Poland Improving Refugee Education

Wednesday 22, July 2009 The Polish Parliament has adopted amendments to the Law on the Educational System this March to remedy the problems of refugee education. The legislation, entering into force on 1 January 2010, will successfully tackle the remaining educational difficulties that are not at all unique in the […]

Wednesday 22, July 2009

The Polish Parliament has adopted amendments to the Law on the Educational System this March to remedy the problems of refugee education. The legislation, entering into force on 1 January 2010, will successfully tackle the remaining educational difficulties that are not at all unique in the Central European (CE) region.

“UNHCR is very happy that the new education law has now been adopted. This is a great illustration of cooperation between UNHCR and the Government. The Polish initiative should be followed in the whole of Central Europe,” commented Ernest Zienkiewicz, Head of Office for UNHCR in Poland.

According to a survey, annually repeated since 2005, by UNHCR and Polish non-governmental organizations (NGO), those non-Polish citizens who did not speak the language were facing serious difficulties in entering the education system in Poland. In 2005 almost 53% percent of school-aged refugee children could not attend school, and their access to education materials and language lessons were limited too. The survey has also revealed that refugee pupils are experiencing difficulties in following the curriculum not because of their abilities but because of language problems. When these issues had been exposed the Polish Government took immediate initiative to solve for them. By 2008 most of the problems have been tackled. Refugee children’s admission rate to school has skyrocketed to 98%, specialized training courses were held to teachers on how to teach multicultural classes, etc. Thus the amendments to the educational law represent the final steps of a long journey.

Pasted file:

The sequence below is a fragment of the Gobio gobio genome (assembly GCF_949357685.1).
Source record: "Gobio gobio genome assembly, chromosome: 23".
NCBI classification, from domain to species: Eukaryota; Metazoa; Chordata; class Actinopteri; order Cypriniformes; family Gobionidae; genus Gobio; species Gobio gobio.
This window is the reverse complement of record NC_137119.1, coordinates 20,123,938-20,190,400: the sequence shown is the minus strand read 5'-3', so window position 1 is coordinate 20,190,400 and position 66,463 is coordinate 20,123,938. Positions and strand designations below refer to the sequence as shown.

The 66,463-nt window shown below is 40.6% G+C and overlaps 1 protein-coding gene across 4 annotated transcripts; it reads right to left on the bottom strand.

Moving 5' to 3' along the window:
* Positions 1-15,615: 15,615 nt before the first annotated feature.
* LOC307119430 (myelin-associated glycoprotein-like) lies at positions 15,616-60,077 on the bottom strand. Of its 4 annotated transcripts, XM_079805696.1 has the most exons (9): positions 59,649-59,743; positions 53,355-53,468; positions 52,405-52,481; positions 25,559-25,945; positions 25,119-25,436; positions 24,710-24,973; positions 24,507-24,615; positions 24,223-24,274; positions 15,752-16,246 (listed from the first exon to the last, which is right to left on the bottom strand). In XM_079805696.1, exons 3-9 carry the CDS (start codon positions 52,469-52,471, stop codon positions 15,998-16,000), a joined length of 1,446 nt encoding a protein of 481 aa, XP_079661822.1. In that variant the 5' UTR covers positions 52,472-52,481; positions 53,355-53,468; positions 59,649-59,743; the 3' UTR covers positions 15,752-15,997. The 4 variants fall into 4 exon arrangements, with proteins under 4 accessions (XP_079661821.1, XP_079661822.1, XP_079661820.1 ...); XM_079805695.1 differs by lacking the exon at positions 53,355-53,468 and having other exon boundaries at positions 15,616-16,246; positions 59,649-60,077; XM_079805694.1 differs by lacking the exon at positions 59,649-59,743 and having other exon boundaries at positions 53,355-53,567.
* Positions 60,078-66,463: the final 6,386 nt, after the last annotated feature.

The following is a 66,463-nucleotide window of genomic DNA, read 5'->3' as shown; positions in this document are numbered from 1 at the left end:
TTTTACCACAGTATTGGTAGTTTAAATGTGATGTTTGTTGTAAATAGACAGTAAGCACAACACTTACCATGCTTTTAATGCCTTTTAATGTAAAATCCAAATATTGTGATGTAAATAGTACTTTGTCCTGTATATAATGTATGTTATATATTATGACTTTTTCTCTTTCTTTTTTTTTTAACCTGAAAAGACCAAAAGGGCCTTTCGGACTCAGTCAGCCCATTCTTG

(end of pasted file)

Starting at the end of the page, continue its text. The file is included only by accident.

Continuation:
Obstacles in whole Central Europe

But is not only Poland that was experiencing difficulties: refugee education in Central Europe in general has many obstacles. These problems include insufficient language education, scarce financial resources and discrimination too. Many schools are reluctant to take up refugee children because they are thinking that having Afghan, Georgian, and Iraqi, or Kosovo Roma pupils would have a bad influence on their reputation. For refugees or asylum seekers the languages of the Central European region are generally alien and differ greatly from their mother tongue. Knowing the host countries language is vital in integration that is why the duration and intensity of language training is of key importance. To tackle this problem the Polish government will provide additional, free of charge Polish lessons to people subjected to compulsory education for one year.

When a family is forced to flee children have their education interrupted for many years, also they might lack evidence of past educational achievements. Therefore they possibly are unable to integrate into classes suitable for their age or developmental potential. The more a child spends outside of school the more difficult is to reintegrate him, not mentioning the stressful alien circumstances of a new country and an unknown language. However the new Polish legislation will entitle refugees for tutorial assistance on their mother tongue and for additional classes to improve their knowledge in regard to the learning subjects. They will be organized by the school management for one year.

The Polish measures should definitely be taken up by other CE countries where it is necessary to encourage refugee integration.

By Judit Lengyel

UNHCR Regional Representation

Budapest